Divine Secrets of the Sisterhood.
The Dream Life of Butterflies is described as a beautiful dissertation on the illusion of memory and the impossibility of retrieving what has been lost. There are two middle aged women talking in a room. Suggestive to the poetry of the piece are these three lines: One is recently returned. One has always been there. Between them sits the past.
Playwright, Raimondo Cortese, is certainly no stranger to Australian theatre goers. His plays include: Features of Blown Youth, Roulette, St Kilda Tales , Holiday and Lucrezia and Cesare. He has also written for film, television and radio. In this play he has created a seamless single scene in which he exposes these women’s delusions about themselves and each other, hinting at the terrible taboo at the heart of their relationship.
Cortese’s work has been lauded as having that all important ingredient – truth. He is possibly motivated to write this way because of his firm belief that "…in theatre there’s nowhere to hide." His ability to reproduce the cadence of real conversation is pivotal to this play. It is an intimate study of intricate characters as they travel through their slowly emerging pasts.
Cortese is a graduate of the VCA and a founding member of Ranters Theatre. Ranters could be described as experimental with a tangible need to challenge and excite the conventional. Cortese’s writing is, in fact, a lot like that so it comes as no surprise that Cortese and other like minded VCA graduates got together to form Ranters. A sentiment Cortese acknowledges when asked what he would do differently if he had to start work all over again as a playwright: " I would try and flog my scripts to big theatre companies; I would form an ensemble and self-produce— but that’s what I did this time."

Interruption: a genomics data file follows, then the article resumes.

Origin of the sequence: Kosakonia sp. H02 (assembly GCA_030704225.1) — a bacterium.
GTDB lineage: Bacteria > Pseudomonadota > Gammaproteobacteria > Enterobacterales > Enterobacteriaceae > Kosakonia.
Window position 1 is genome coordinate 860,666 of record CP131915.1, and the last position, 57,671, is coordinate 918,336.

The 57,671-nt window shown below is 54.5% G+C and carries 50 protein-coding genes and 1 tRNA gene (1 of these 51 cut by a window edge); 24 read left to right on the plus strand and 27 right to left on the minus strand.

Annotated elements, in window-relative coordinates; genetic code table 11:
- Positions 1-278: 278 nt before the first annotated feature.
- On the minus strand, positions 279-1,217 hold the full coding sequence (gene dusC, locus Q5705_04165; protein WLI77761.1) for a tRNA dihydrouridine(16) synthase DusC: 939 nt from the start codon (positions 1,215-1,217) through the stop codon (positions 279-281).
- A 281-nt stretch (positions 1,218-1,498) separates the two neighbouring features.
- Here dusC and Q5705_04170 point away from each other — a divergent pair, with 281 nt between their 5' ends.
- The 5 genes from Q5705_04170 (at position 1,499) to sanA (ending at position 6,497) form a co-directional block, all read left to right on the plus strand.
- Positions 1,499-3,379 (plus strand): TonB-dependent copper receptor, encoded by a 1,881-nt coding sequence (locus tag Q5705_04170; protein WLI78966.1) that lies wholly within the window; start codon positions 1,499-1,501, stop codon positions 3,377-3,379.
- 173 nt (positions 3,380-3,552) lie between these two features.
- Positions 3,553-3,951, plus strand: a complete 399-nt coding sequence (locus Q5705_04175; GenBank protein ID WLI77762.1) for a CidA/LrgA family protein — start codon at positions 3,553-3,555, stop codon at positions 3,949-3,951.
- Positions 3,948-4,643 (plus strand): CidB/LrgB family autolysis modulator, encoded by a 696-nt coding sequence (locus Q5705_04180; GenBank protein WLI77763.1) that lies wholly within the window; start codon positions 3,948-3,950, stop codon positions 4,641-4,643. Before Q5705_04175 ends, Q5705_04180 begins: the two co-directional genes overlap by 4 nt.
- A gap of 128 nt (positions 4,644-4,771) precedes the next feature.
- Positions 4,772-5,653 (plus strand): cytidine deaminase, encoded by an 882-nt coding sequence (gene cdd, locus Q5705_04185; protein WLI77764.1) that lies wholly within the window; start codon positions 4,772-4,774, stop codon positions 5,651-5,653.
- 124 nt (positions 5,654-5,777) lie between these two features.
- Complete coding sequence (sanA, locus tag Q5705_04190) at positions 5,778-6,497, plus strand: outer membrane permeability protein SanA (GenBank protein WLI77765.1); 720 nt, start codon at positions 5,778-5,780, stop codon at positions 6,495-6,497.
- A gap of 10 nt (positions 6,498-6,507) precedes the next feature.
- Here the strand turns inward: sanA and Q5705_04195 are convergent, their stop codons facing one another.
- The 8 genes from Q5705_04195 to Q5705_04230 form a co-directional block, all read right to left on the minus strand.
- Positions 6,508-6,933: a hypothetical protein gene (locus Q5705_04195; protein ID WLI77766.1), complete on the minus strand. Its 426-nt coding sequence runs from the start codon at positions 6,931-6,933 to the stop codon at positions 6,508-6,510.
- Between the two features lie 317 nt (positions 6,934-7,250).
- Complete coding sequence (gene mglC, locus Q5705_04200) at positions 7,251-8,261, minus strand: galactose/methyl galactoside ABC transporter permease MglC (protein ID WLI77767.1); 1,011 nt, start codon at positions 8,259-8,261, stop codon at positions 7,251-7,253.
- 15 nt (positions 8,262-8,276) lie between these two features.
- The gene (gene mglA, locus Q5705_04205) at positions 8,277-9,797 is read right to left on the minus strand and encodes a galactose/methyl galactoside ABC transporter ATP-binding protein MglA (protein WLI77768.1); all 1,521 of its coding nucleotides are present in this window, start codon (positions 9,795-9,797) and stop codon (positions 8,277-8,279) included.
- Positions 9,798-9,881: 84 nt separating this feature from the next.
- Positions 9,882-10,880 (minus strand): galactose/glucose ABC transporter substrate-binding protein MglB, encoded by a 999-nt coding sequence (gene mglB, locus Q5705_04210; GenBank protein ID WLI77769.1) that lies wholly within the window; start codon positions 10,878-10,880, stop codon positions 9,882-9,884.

This idea of truthful human connection wherein moments of relaxation and quiet reflection can lead unwittingly to a deeper study of the human spirit where people really connect is tantamount to Cortese’s writing.
"I write plays because I enjoy telling stories via spoken language." he says. "I hate theatre when it becomes stuffy and pretentious."
He prods and probes and reveals, through conversation, the private fantasies and hidden anxieties of his characters. He continues to ask questions like: What lies behind the most unconscious gesture? How do power struggles play out in the politest of exchanges? Is there hope in the blank spaces between strangers? But in keeping with his need to challenge the conventions and naturalistic theatrical conventions, his plays often contain elements of surrealism and absurdism to enhance the visual and auditory experience.
Cortese continues to offer innovative pieces of work that traverse unexplored theatrical territory and aim to capture a piece of reality in a stripped-back world.
The Dream Life of Butterflies
Venue: The MTC Theatre, Lawler Studio Season dates: 2 March to 2 April, 2011
Tickets: From $25 Booking details: The MTC Box Office 03 8688 0800 or mtc.com.au